Avon BTO

Tuesday, April 28, 2009

99 to go

36 tetrads done, 99 to go, and five weeks left; no problem.
You will have noticed the nice tips on the Atlas home page about breeding status. Please try to assign a breeding status to every bird you see- not always easy I know, and just pouytting H or S is the easy option. But was the bird singing against another- in which case it is T- or were a male and female present- that is P- or was one bird displaying, or fighting another- that is D. Or is that bird going into its nest site- that could be N, or better still go for the two letter codes- Is that nest occupied- then it is ON. Is that bird collecting food for its young or carrying food in its beak- that is FF. At this time of year that is the best evidence- though there are yoiung in the nests of Ravens- which will fledge in a week or two, and Herons- and there are fledgling Moorhens and Mallard around.
Also please make it clear that when species is not nesting- Curlew should all be U- so should Black-headed Gulls, and all Herons not at a heronry- the sites of which we know- and all Cormorants. And try to distinguish between birds that are clearly Migrants - almosty all Sand Martins at present, Wheatear, Whinchat, Redstartand until the start of May all the migrant warblers too, and Yellow Wagtail.
But wandering Herring Gulls are best left without status, they are just food hunting- but make sure you dont miss the breeding pairs.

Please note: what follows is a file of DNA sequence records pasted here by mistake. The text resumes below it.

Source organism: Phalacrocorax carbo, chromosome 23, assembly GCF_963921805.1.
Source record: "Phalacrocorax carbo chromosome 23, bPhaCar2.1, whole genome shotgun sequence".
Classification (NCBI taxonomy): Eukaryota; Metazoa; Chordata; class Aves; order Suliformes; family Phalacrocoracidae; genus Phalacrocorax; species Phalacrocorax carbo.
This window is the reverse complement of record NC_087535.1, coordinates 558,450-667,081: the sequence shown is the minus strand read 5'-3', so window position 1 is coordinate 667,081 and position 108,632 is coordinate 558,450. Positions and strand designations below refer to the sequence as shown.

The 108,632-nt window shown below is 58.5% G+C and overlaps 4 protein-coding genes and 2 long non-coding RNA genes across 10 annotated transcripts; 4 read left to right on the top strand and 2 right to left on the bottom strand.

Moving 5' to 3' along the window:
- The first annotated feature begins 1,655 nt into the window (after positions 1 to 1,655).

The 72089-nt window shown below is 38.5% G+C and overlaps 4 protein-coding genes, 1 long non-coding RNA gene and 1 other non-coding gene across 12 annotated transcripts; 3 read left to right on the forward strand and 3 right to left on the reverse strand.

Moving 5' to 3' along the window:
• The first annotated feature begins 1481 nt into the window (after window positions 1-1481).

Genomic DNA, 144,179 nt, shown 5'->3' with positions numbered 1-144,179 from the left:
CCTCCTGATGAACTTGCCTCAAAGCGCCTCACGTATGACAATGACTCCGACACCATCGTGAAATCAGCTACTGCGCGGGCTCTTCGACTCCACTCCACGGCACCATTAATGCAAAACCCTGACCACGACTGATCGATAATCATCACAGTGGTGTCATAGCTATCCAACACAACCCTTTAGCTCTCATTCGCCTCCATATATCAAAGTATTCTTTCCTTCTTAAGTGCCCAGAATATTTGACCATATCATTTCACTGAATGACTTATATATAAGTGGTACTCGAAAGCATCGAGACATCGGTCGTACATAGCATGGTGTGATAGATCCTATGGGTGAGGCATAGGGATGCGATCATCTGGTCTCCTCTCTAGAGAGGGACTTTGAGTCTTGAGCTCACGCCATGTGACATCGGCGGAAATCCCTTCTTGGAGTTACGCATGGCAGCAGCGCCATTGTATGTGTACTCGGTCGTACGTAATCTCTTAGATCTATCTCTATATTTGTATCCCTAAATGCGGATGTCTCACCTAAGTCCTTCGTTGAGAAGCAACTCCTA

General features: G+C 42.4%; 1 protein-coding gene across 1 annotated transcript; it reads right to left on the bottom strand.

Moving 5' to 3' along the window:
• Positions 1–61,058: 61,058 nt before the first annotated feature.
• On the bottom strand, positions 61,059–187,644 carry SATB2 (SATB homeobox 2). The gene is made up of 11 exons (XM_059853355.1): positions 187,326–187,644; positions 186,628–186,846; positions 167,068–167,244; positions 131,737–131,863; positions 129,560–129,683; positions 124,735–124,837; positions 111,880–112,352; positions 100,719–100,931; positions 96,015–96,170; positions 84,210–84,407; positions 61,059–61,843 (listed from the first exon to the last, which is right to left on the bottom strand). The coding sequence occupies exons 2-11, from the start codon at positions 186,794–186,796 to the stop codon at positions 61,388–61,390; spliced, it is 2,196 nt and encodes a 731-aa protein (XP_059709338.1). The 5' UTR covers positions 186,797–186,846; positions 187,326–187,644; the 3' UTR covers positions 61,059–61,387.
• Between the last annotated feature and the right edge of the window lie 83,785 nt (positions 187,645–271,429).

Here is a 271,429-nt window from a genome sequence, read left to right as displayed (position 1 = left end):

Good luck

Monday, April 20, 2009

Watch the map turn yellow

Take a look at the Breeding tetrad map for Avon (go to latest results, and click on Avon, then Tetrads in the breeding season). It is turning yellow as more and more tetrads have their first survey done. So far, this season and last we have covered 267, and this season we have now done 24 , with 110 to go that are electronic.
More people are putting in breediung evidence for their records, which is excellent- of course it is early days, but it is also importnat to put M for a migrant, U for a non breeding summering bird. If you are sure a species is not breeding in your 10km square, like Cormorant or heron, or in some squares Herring Gull, it is important that this is made clear. leaving breeding status blank because you are not sure is fine during the first survey, but every species ought to have some status in the second. And especially in the second survey try to find Proved breeding evidence, which is hard to get on the first survey for most species. And also in June and July check the list of breeding status I sent you, or check the latest results for your 10k square on the website, and put in a roving record for any species that you can prove breeding. We want to raise the statrus aof as many species as possible this year.
Good birding
Richard Bland

Friday, April 17, 2009

Breeding season on the way

Well, I still mean to write this up every Monday- but life has been busy.
So far, three weeks in, and 18 tetrads done, 116 to go.
Potential breeding Siskin and Lesser Redpoll have been seen on Mendip, ST55, and it would be very nice to get proved breeding for them.
Proved breeding for Owls is also very difficult- I am hoping for support from hawk and Owl Trust- last year was a poor one for Tawny's. I have plenty of evidence of presence, but little proving breeding. Crepuscular visits are worth making later in the season.
Validation. I am just about in position to validate lots of rartity records that I have queried, so the tedious little reminder on your screens should vanish, provided the Recorder was happy with the description you sent in. I will be in touch with observers whose rarities have yet to be sorted. And please send in descriptions for any rarity seen in 2009 as soon as it is seen.